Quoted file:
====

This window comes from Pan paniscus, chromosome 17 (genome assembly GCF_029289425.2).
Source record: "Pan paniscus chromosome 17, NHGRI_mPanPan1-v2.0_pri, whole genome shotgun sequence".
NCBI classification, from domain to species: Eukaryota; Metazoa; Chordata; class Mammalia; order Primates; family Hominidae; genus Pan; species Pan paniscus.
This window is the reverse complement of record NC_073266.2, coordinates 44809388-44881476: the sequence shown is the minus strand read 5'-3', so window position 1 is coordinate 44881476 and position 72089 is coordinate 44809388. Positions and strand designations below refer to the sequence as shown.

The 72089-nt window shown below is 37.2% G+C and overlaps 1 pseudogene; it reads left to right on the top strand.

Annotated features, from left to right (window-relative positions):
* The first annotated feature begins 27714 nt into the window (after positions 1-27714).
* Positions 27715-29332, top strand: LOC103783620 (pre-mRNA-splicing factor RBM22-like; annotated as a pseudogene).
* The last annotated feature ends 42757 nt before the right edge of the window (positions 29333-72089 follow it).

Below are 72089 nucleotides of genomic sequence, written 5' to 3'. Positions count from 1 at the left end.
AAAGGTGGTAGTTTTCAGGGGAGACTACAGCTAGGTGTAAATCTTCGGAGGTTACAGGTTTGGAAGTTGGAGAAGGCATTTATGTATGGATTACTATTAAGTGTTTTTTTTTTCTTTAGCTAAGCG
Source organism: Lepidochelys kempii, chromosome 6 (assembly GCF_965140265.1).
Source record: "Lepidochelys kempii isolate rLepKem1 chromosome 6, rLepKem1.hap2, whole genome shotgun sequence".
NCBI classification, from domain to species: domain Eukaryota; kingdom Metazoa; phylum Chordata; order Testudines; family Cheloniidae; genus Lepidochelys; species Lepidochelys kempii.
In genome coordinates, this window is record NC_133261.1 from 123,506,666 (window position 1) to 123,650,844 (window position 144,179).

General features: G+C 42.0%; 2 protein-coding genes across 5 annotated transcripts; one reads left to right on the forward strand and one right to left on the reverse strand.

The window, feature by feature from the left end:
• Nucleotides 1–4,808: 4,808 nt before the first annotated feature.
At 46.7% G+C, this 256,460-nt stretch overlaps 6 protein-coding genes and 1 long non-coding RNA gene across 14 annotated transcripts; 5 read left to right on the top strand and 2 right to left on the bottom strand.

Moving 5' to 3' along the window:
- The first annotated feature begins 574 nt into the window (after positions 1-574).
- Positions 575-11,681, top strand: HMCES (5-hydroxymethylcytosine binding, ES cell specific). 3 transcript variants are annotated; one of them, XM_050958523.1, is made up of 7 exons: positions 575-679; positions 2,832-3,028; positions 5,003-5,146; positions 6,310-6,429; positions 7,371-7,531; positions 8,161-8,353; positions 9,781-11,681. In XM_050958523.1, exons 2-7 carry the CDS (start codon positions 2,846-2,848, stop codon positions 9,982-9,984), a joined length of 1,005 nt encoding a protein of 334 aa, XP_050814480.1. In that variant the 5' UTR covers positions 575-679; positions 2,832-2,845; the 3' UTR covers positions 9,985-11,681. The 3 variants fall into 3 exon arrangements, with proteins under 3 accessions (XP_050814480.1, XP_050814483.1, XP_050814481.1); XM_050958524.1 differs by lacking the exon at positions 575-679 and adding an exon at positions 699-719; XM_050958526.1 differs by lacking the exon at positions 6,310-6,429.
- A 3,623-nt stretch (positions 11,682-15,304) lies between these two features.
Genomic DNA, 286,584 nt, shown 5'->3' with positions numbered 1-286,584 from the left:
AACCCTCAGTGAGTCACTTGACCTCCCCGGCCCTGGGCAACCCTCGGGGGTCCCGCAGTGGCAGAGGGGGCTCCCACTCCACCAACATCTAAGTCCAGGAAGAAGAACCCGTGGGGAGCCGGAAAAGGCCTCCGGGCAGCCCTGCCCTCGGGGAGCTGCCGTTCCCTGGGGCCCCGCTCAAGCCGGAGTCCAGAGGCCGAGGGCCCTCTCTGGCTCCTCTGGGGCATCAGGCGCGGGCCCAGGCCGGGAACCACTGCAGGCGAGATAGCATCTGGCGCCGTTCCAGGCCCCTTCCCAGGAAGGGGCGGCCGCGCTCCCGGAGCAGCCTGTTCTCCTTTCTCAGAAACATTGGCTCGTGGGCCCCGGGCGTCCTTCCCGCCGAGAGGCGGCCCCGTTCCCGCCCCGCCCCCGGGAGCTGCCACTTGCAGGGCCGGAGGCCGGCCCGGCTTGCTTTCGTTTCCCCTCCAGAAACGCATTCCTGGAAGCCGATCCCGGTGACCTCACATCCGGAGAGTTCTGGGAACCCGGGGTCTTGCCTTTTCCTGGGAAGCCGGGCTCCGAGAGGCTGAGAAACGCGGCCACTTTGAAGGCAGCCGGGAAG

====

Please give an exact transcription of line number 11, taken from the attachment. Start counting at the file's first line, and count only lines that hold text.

AAAGGTGGTAGTTTTCAGGGGAGACTACAGCTAGGTGTAAATCTTCGGAGGTTACAGGTTTGGAAGTTGGAGAAGGCATTTATGTATGGATTACTATTAAGTGTTTTTTTTTTCTTTAGCTAAGCG